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Alfred Wegener: Creator of the Continental Drift Theory by Lisa Yount

By Lisa Yount

While German meteorologist Alfred Wegener first proposed his groundbreaking thought of continental displacement, later referred to as continental glide, in 1912, his geologist friends rejected his conception as the box of geology on the flip of the century was once dependent in 18th- and 19th-century observations concerning the nature of the earth and the planet's improvement. Wegener's idea of continental go with the flow proposed that the big landmasses slowly moved at the earth's floor over hundreds of thousands of years. His suggestion defined numerous observations made concerning the earth, from how the continents shaped, to what reasons earthquakes, to how the earth's floor keeps to alter. An itinerant explorer, Wegener traveled worldwide, and he died whereas on a polar challenge in Greenland. It wasn't until eventually a long time after his dying that the continental flow concept proved fruitful to different scientists within the twentieth century. In "Alfred Wegener", find out how this bold adventurer pieced jointly a concept that later revolutionized the Earth sciences.

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Pangaea broke up and its fragments slowly separated from each other during the Mesozoic era, Wegener claimed. In the Jurassic period, it split into three smaller protocontinents, two northern ones and a southern one. One of the northern continents was more or less the same as present-day Asia; the other consisted of what is now North America, Greenland, and Europe. S. Geological Survey, published a theory of continental movement somewhat like Alfred Wegener’s in 1910, two years before Wegener presented his first talk on continental drift.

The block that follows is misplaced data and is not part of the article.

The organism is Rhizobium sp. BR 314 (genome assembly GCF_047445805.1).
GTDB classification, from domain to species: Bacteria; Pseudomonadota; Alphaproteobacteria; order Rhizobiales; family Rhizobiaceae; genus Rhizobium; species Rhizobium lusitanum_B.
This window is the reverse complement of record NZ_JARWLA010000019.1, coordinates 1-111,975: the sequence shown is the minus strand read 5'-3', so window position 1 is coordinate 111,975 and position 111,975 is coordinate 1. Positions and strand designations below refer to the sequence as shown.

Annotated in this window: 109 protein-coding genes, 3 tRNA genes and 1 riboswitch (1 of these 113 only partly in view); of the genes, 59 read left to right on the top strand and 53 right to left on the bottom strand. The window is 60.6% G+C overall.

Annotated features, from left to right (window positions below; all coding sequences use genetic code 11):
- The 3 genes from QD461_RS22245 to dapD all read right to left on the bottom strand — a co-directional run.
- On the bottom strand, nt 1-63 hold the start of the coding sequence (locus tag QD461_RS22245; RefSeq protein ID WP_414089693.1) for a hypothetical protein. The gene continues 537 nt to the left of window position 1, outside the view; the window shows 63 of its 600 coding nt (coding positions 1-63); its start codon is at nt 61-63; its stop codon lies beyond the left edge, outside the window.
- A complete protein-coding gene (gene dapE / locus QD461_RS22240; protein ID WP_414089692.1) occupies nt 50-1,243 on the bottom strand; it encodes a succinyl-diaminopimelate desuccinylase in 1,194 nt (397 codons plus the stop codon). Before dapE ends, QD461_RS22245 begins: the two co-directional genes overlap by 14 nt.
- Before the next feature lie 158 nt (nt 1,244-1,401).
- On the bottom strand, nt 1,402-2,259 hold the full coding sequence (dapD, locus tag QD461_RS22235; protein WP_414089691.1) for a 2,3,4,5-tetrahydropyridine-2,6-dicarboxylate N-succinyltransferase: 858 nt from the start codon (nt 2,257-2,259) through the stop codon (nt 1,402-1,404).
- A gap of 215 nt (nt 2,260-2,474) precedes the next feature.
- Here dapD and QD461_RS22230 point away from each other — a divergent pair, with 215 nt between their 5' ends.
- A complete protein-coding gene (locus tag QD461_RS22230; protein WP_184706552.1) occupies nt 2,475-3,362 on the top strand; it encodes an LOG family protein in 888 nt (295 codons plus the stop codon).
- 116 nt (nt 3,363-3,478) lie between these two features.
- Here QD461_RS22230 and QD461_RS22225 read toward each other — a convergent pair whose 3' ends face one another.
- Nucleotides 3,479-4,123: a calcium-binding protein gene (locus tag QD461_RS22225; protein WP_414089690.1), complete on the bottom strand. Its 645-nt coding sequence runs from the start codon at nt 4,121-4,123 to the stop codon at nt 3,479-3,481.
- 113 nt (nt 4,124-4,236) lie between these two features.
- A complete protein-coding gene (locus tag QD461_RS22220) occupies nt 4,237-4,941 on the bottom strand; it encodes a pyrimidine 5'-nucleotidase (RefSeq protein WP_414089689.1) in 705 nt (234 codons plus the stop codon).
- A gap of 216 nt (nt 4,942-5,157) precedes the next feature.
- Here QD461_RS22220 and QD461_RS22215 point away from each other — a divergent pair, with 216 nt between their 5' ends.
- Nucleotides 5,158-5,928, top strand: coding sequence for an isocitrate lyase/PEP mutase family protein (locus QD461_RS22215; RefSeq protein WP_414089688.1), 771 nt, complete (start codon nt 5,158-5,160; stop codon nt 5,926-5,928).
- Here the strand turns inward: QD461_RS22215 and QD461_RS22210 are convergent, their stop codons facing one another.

According to a colleague, Professor Benndorf, Wegener had mixed feelings about his service: he was loyal to his country, but he felt that war was pointless. Nonetheless, he saw enough action to be wounded twice later in 1914, first in the arm and later, two weeks after he had returned to the battlefront, in the neck. Although he continued to serve in the military meteorological service, he was relieved of active duty for the remainder of the war. During the time he spent at home recovering from his wounds, he turned once more to the theory he had been forced to set aside and began gathering the additional evidence he would need to flesh it out into a book.

British scientist Robert Hooke (1635–1703) created an anemometer, a device for measuring wind speed, in 1667. Gabriel Fahrenheit (1686– 1736), a German physicist, invented the mercury thermometer and created a temperature scale to go with it in 1714. (A second scale, the centigrade or Celsius scale, was devised by Swedish astronomer Anders Celsius (1701–44) in 1742. D. from the University of Berlin on November 24, 1904, magna cum laude, for this work. He went on to write an article on the history of the venerable tables as well.

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